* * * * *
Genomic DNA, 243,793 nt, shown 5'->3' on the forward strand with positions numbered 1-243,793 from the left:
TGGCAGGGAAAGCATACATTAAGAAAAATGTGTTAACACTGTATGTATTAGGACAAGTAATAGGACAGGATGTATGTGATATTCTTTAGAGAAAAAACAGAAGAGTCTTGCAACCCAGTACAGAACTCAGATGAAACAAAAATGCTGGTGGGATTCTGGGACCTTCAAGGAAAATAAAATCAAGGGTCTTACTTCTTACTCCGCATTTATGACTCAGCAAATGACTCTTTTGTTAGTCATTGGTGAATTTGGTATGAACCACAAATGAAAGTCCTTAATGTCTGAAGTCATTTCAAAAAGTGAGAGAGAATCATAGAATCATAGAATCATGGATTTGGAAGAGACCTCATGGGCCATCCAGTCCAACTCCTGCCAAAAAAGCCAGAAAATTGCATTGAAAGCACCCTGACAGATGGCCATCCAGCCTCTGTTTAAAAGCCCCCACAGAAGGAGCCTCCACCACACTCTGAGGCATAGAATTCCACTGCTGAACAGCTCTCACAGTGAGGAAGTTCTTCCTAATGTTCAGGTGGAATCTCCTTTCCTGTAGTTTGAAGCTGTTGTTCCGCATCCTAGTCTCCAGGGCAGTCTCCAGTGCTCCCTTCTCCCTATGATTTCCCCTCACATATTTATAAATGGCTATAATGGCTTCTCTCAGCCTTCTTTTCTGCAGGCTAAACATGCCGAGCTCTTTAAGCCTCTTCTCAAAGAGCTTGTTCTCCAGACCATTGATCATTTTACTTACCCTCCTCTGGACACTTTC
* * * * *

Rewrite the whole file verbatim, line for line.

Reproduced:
Genomic DNA, 243,793 nt, shown 5'->3' on the forward strand with positions numbered 1-243,793 from the left:
TGGCAGGGAAAGCATACATTAAGAAAAATGTGTTAACACTGTATGTATTAGGACAAGTAATAGGACAGGATGTATGTGATATTCTTTAGAGAAAAAACAGAAGAGTCTTGCAACCCAGTACAGAACTCAGATGAAACAAAAATGCTGGTGGGATTCTGGGACCTTCAAGGAAAATAAAATCAAGGGTCTTACTTCTTACTCCGCATTTATGACTCAGCAAATGACTCTTTTGTTAGTCATTGGTGAATTTGGTATGAACCACAAATGAAAGTCCTTAATGTCTGAAGTCATTTCAAAAAGTGAGAGAGAATCATAGAATCATAGAATCATGGATTTGGAAGAGACCTCATGGGCCATCCAGTCCAACTCCTGCCAAAAAAGCCAGAAAATTGCATTGAAAGCACCCTGACAGATGGCCATCCAGCCTCTGTTTAAAAGCCCCCACAGAAGGAGCCTCCACCACACTCTGAGGCATAGAATTCCACTGCTGAACAGCTCTCACAGTGAGGAAGTTCTTCCTAATGTTCAGGTGGAATCTCCTTTCCTGTAGTTTGAAGCTGTTGTTCCGCATCCTAGTCTCCAGGGCAGTCTCCAGTGCTCCCTTCTCCCTATGATTTCCCCTCACATATTTATAAATGGCTATAATGGCTTCTCTCAGCCTTCTTTTCTGCAGGCTAAACATGCCGAGCTCTTTAAGCCTCTTCTCAAAGAGCTTGTTCTCCAGACCATTGATCATTTTACTTACCCTCCTCTGGACACTTTC